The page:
If you experience dry eyes, you’re certainly not alone. It’s estimated 12 million people in the United States experience the symptoms of dry eyes – most of them women over sixty. In fact, it’s one of the most common reasons that people visit their eye doctor. The disease is the result of an imbalance in the tear mechanism.
Those who suffer with the condition may have difficulty moving their eyelids, are sensitive to bright lights, and find it difficult to read. Oddly, others with dry eyes may find their eyes watering. That’s because your eyes try to compensate for the imbalanced tear mechanism by releasing additional moisture.
But if the moisture isn’t getting into the eye area, the tearing will continue. If you have dry eyes, your eyes may also sting or burn. You might also experience dry eyes in certain situations, such as on an airplane, in an air-conditioned room or after looking at a computer screen for a few hours.
In many cases, the dry-eye condition, known as keratoconjuctivitis sicca, accompanies other problems such as arthritis and thyroid disease associated with bulging eyes. Dry eyes can also be caused by a vitamin A deficiency, and it’s also more common in people who have had laser eye surgery.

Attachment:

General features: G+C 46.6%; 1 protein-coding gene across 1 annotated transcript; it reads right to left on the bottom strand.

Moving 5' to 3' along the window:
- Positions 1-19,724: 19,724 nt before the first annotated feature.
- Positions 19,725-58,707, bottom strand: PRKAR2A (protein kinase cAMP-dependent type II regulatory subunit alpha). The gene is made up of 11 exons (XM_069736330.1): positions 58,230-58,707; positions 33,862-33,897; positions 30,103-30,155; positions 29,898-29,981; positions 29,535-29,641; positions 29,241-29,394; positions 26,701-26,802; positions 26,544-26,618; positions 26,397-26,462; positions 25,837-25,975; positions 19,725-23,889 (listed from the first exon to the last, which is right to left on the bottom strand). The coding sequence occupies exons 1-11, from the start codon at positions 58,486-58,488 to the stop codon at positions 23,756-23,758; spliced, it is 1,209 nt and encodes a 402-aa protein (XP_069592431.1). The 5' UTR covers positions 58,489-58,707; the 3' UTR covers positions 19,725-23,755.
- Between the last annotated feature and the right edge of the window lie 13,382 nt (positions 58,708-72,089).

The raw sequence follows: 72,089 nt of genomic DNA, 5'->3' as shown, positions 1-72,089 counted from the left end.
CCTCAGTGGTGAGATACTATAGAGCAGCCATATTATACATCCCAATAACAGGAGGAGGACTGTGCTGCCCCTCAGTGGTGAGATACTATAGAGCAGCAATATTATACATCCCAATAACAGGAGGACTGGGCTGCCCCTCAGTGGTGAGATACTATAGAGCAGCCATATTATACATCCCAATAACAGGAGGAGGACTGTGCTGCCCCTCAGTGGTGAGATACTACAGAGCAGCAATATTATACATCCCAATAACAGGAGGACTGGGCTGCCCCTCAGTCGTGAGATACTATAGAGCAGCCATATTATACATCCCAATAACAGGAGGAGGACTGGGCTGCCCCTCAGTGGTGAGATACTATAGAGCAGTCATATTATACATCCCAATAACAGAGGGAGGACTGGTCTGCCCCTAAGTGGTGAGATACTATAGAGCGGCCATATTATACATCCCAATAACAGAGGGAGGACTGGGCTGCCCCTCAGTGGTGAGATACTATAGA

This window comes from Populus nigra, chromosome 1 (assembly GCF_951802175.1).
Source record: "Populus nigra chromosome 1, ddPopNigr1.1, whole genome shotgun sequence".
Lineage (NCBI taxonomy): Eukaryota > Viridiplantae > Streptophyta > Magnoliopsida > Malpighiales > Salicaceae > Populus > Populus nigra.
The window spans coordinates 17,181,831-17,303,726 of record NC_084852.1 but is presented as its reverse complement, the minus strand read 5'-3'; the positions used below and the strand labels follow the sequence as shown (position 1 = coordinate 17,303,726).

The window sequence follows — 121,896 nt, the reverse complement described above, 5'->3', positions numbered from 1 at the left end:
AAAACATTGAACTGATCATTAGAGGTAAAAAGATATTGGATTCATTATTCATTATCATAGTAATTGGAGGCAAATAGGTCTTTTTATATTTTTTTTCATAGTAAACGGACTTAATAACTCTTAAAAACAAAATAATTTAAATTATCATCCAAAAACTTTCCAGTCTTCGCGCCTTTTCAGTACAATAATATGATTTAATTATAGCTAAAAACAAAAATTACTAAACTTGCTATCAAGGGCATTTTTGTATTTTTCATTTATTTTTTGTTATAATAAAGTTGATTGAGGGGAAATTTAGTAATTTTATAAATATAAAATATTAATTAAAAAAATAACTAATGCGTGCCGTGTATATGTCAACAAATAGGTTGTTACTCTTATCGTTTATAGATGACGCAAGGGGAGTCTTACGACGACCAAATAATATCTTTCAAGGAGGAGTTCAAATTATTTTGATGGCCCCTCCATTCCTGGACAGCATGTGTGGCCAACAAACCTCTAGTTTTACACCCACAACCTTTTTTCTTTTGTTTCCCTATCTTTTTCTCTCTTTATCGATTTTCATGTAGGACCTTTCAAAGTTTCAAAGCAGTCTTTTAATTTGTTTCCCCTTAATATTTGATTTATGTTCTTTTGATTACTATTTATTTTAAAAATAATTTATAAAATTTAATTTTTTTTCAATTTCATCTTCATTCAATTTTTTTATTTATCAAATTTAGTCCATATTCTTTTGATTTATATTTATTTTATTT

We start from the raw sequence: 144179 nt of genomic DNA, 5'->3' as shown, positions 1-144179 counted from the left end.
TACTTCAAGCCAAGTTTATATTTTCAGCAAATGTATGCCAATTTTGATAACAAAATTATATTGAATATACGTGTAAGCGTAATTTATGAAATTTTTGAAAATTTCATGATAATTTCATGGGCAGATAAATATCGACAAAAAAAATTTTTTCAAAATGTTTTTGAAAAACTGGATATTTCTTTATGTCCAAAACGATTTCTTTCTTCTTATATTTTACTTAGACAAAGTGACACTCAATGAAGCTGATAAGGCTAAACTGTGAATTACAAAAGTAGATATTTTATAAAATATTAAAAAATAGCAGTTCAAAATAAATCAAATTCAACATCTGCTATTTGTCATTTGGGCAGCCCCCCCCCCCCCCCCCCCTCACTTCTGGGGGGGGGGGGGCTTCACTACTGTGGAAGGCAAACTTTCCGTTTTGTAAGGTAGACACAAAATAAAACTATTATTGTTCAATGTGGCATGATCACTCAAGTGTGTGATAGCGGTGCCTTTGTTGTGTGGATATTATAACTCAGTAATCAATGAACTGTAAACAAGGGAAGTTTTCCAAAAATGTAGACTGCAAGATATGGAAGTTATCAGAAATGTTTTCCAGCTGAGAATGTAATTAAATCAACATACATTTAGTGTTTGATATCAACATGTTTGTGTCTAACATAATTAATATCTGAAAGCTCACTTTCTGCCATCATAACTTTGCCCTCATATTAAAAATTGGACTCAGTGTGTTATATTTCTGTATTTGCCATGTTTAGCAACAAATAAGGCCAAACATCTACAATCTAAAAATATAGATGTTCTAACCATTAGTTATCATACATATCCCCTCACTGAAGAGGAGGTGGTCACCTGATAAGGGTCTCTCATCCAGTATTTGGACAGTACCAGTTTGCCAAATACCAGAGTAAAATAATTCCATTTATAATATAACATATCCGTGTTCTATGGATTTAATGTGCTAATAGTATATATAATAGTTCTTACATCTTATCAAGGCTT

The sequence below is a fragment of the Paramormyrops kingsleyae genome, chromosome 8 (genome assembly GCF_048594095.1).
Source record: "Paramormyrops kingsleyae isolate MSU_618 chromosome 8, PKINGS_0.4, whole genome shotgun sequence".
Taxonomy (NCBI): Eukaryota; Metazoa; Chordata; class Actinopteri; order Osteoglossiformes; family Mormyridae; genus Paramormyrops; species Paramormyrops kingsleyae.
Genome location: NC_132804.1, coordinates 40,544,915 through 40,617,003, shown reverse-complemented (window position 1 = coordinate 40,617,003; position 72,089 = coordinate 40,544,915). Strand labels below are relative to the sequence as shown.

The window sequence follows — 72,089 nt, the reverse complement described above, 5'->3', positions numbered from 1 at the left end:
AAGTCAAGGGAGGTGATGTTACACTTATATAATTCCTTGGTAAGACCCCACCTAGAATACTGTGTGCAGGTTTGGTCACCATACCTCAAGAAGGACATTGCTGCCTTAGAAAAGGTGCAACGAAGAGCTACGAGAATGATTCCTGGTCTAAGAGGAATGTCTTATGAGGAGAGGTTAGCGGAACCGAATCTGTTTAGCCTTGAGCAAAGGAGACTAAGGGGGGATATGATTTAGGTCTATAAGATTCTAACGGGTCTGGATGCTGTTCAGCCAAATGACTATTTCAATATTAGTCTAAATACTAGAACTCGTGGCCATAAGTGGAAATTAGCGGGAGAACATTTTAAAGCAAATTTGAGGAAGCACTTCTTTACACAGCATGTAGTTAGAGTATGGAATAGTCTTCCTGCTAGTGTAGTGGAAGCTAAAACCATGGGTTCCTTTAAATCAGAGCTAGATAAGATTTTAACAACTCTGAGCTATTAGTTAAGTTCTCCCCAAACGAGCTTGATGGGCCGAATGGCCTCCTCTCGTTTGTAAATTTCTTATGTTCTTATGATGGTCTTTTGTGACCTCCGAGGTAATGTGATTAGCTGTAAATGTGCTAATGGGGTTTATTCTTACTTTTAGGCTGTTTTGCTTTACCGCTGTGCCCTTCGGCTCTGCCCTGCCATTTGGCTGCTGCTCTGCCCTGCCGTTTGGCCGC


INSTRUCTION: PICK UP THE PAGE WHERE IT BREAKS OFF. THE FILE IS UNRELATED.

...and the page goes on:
Certain medications also cause the conditions such as high blood pressure pills (specifically those that contain diuretics), antihistamines and decongestants, some antidepressants, and pain relievers such as ibuprofen (Advil, Motrin, others) and naproxen (Aleve).
The eye is a complicated organ. There are actually two systems of tearing. One is the constant flow of liquid that coats the eye with a film to keep the cornea moist. A second, back-up system produces a large flow of tears in response to an emotional stimulus, to an irritant such as smoke, wind or even a response to a dry eye.
Tears contain a combination of water, mucus, and fat; they also contain sugar, protein, and a bacteria-destroying enzyme that protects the eye against infection. When the balance of this system is thrown off, burning, itching, and a scratchy or sandy sensation may result.
Although the condition cannot be cured, it can usually be managed. The most common remedy is one of a wide variety of eye drops available over-the-counter at pharmacies. It is important to consult your doctor before buying one at random because the remedies correct different kinds of imbalances in the tearing mechanism.
For people who suffer from severe dry eyes, a cellulose replacement is available. It melts in the eye, providing relief by keeping the eye moist for as long as twelve hours. Other prescription medications are also available.
Robin Westen is ThirdAge’s medical reporter. Check for her daily updates.
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